Hidden Figures: The forgotten women of science

Hidden Figures: A Tribute To Forgotten Women of Science

After making Father Biscuits watch Tusk, I am not allowed to pick the movies we watch for a month. Today though, we saw a movie I likely would have picked regardless.

“Hidden Figures” is a movie that I firmly believe all who love science should see. I won’t give a full synopsis, because I am lazy, but also because I want everyone reading this to go see the movie. If not because it’s good, see it because it’s important to see it. Those who positively contribute to our world deserve recognition, period. After all, how can we tell students to pursue the sciences, if we won’t even be able to tell them ‘good job’ after they’ve cured Super Space Aids.

At this point in the article, especially after I’ve tried to guilt you into seeing it, I should probably tell you what it’s about. “Hidden Figures” stars Taraji P. Henson as Katherine G. Johnson, Octavia Spencer as Dorothy Vaughan, and Janelle Monáe as Mary Jackson, three African-American women working at NASA in the 1960’s. You might be saying to yourself right now, “The 1960’s? Well that was when we put the first people into space!” and you would be right. These women put John Glenn into orbit around Earth and brought him back without having to use a vacuum and an urn. The movie recounts their time working to better humanity, while faced with the impossible challenge of being both a woman and black in the 60’s.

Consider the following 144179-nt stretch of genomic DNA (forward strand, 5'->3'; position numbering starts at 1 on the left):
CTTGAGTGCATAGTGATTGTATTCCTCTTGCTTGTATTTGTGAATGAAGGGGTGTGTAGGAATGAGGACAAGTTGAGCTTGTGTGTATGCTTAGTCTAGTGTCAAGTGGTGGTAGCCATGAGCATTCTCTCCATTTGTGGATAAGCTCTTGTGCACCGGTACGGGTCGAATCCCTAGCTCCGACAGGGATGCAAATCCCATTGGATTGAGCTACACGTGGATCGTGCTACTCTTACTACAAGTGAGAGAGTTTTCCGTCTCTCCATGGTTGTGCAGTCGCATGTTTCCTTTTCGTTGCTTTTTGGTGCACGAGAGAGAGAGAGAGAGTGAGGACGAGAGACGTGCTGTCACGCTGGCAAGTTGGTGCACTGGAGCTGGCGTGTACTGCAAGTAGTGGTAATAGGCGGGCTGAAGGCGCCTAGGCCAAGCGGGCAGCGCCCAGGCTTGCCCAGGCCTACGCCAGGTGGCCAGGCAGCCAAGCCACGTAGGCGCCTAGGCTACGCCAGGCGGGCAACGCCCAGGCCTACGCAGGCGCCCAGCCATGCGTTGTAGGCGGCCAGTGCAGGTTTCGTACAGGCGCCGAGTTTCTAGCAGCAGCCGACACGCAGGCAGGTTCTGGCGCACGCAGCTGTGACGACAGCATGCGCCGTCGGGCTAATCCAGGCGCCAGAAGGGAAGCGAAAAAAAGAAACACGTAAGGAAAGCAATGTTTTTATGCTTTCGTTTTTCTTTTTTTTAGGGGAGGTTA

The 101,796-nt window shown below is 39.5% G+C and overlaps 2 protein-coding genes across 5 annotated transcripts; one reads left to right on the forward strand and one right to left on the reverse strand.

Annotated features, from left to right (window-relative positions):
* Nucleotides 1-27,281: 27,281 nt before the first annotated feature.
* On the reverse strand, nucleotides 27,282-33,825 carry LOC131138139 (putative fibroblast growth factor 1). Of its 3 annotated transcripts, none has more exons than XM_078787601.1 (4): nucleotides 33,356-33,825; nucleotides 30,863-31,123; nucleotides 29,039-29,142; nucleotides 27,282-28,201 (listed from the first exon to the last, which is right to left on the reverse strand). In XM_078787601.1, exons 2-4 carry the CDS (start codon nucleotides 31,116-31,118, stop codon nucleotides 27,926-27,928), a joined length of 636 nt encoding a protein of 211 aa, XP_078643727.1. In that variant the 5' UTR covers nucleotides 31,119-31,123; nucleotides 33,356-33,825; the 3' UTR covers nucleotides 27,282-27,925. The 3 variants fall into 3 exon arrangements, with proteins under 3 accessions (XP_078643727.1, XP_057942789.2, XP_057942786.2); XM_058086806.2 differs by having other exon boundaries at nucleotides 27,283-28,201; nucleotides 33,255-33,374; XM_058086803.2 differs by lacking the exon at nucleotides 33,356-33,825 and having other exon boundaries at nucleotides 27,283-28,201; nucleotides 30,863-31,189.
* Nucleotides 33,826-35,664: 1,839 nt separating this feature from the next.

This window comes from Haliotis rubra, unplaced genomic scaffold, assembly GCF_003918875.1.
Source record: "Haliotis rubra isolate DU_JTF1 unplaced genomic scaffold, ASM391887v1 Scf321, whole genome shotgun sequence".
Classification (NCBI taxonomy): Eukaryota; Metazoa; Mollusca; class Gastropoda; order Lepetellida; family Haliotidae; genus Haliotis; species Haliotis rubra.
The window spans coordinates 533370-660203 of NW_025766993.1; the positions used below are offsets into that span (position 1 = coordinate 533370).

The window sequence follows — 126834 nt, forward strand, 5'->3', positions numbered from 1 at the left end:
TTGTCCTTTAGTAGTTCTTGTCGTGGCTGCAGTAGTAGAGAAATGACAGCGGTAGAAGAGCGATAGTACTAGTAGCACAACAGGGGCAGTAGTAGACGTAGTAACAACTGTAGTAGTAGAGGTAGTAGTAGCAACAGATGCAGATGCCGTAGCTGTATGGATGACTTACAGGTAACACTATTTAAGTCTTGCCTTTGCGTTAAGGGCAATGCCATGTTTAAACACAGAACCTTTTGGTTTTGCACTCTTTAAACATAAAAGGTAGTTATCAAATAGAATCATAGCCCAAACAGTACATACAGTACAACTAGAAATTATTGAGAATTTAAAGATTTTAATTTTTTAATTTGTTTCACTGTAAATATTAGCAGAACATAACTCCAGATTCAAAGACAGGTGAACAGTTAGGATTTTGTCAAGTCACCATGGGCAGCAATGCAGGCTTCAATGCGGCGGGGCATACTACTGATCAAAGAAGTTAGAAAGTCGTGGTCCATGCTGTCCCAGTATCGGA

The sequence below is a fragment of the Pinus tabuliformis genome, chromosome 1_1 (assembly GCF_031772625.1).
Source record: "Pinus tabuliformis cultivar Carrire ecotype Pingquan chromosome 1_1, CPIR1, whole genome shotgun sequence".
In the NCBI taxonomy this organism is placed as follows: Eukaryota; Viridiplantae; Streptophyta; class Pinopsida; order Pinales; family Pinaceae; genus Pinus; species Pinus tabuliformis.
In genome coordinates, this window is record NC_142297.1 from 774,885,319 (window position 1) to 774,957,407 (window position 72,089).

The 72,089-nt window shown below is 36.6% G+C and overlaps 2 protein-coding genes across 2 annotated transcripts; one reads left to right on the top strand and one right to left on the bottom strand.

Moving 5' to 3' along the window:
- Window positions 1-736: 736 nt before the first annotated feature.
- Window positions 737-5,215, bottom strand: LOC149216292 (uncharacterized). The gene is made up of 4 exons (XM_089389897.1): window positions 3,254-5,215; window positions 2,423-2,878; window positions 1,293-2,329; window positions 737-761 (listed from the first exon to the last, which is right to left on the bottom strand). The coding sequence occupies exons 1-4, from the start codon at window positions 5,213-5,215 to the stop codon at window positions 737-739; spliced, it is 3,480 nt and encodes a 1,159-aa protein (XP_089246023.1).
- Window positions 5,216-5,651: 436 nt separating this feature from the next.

There are ups and downs (and really high ups) through the movie, and despite a nothing to scoff at run time of 2 hours and 7 minutes, it was well worth paying to see. I encourage everyone to pay (we here at ParticleShock don’t condone media piracy) even if it’s really low on your list of things to see. The work these women did was simply wonderful, and the fact that this is the first time many of us, myself included, have heard of them is an absolute tragedy. Their story is one that should be told for years to come, and thanks to the amazing cast, it now will be.

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